On Tuesday this week I met the amazing Jayne Carpenter (http://www.walesonline.co.uk/news/wales-news/nurse-what-thought-cough–12808117). Jayne became ill last year. She had a cough and it was getting worse. She is a highly qualified nurse, so wasn’t too worried about the cough, but thought that it was bad enough to get some antibiotics. Hours later she was in Intensive Care, on a life support machine and most drugs known to man. Jayne had sepsis, a crushing life-threatening infection. Over the next weeks she fought for her life. And eventually got better. But in the fight she lost three of her limbs.
On Tuesday she joined the Welsh Rapid Response to Acute Illness Learning Set (RRAILS) of the 1000Lives program. (http://www.1000livesplus.wales.nhs.uk/news/44392). This is a collaboration of health care professionals from all parts of NHS Wales who have set themselves the target to reduce avoidable harm due to catastrophic deterioration in Hospital. Sepsis is a major complications of acute illness and after invasive procedures. Jayne told us how it had affected her: from beach bum to wheelchair … but now firmly on the way back!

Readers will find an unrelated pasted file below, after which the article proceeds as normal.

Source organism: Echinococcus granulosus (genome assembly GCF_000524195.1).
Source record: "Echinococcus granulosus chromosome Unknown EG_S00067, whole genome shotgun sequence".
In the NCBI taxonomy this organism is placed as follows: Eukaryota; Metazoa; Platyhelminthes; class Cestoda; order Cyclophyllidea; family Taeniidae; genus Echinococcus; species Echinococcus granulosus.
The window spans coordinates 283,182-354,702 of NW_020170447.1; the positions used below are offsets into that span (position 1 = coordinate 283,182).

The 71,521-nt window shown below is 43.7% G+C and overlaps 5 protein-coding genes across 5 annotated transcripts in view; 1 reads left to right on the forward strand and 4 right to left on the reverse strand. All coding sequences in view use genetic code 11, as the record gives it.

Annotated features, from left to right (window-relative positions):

Jayne illustrated two things to me:
Story telling is powerful. Connecting with a fellow human being affects us more than dozens of statistics. And Jayne and others like her are crucial collaborators in our fight for safer hospitals (http://www.health.org.uk/newsletter/power-storytelling).
Jayne also helped me to understand how easy it is even for clued up healthcare professionals at the top of their game to miss deterioration. Once it is labelled it is easy, but before that it is difficult. And our current systems are not reliable enough (yet).
Jayne is a real motivation to me. If you want to hear a bit more and about fellow patients and relatives who are driving the fight for safer patient care, then I would recommend the BBC program with the Derek ‘The Weather’ Brockway (http://www.bbc.co.uk/news/uk-wales-38069879)! Food for thought and motivation for all of us to share what we experience so that everybody can learn.
Given the size of problems and the NHS: How do we best link personal testimony and learning in health organisations?